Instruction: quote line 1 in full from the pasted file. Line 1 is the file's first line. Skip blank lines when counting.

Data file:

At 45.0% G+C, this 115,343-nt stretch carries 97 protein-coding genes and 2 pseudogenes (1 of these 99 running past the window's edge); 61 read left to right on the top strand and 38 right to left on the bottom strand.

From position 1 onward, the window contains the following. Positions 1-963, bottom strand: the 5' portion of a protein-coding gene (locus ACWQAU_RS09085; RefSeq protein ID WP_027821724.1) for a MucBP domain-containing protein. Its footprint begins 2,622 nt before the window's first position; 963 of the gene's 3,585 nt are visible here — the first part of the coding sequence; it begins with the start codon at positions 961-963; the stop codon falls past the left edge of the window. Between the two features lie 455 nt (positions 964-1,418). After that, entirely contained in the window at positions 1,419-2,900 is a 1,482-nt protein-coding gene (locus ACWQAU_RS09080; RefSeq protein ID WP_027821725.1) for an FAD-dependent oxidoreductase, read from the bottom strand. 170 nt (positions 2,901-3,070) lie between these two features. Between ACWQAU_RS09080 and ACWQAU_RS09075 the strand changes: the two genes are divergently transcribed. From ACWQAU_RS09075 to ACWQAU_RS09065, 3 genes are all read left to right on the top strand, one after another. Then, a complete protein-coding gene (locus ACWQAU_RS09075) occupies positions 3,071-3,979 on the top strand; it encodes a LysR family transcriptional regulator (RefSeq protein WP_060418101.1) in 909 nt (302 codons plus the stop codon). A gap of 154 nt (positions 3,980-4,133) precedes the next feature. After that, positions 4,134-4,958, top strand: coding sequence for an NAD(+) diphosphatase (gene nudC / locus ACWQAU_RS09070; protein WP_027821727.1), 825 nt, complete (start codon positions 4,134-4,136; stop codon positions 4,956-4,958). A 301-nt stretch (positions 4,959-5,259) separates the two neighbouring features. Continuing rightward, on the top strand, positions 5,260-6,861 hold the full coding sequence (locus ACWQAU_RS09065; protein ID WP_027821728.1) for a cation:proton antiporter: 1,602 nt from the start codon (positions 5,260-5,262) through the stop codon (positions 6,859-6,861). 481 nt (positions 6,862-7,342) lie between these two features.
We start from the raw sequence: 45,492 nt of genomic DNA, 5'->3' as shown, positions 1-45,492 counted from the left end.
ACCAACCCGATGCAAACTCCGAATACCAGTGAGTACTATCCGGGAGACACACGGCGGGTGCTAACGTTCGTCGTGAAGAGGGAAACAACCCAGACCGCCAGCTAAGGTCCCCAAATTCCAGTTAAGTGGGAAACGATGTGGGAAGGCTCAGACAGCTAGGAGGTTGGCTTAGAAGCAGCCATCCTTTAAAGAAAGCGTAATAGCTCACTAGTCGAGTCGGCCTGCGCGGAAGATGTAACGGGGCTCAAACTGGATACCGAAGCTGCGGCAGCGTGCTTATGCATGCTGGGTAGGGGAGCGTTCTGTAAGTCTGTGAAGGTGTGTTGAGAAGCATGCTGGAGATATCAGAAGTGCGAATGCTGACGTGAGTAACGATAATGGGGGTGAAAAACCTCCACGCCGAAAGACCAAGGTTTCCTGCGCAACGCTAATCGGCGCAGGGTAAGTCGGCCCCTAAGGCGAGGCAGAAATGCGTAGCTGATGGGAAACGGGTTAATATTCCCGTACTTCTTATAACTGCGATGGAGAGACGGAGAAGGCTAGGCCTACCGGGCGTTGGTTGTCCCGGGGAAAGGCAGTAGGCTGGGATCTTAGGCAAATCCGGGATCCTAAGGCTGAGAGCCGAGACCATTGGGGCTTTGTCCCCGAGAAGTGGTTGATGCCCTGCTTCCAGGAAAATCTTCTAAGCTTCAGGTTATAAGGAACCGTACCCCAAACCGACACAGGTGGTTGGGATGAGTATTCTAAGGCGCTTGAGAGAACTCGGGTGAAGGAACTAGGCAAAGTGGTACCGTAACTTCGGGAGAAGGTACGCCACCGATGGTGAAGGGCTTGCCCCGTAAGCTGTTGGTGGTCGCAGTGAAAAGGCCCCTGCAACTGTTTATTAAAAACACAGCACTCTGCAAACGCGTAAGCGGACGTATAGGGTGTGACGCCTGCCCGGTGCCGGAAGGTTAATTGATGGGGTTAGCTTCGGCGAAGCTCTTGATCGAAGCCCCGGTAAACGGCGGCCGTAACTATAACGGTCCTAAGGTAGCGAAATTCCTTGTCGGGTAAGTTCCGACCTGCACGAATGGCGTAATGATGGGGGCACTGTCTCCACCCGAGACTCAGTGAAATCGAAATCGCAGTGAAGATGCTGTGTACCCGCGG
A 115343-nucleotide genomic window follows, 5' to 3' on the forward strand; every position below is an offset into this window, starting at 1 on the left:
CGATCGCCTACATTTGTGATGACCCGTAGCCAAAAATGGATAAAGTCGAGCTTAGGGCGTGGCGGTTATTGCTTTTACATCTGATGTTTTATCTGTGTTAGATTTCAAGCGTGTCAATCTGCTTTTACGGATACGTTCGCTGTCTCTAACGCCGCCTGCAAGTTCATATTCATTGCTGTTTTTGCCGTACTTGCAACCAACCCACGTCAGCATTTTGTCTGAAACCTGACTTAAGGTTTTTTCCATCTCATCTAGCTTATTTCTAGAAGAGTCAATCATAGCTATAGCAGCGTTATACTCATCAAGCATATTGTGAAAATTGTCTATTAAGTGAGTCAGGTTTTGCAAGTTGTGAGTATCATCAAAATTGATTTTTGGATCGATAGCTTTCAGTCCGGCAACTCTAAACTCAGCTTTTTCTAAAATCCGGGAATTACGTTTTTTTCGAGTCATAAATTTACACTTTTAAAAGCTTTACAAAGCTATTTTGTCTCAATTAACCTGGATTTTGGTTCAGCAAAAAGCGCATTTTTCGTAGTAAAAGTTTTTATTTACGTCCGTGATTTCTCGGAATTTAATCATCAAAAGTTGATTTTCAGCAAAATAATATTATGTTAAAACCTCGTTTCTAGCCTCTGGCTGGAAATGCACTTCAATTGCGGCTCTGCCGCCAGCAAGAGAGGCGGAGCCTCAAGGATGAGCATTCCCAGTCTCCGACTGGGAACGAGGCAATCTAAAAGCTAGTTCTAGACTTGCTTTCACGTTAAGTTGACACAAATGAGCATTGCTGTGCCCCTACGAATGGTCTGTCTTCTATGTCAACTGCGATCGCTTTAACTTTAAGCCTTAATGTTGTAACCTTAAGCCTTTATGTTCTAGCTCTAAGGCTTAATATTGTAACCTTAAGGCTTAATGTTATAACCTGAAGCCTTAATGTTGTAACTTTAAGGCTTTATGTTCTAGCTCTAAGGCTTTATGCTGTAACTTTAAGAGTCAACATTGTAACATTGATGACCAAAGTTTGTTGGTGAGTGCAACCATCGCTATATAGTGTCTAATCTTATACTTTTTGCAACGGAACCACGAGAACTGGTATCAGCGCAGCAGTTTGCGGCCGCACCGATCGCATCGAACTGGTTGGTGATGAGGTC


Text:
At 45.0% G+C, this 115,343-nt stretch carries 97 protein-coding genes and 2 pseudogenes (1 of these 99 running past the window's edge); 61 read left to right on the top strand and 38 right to left on the bottom strand.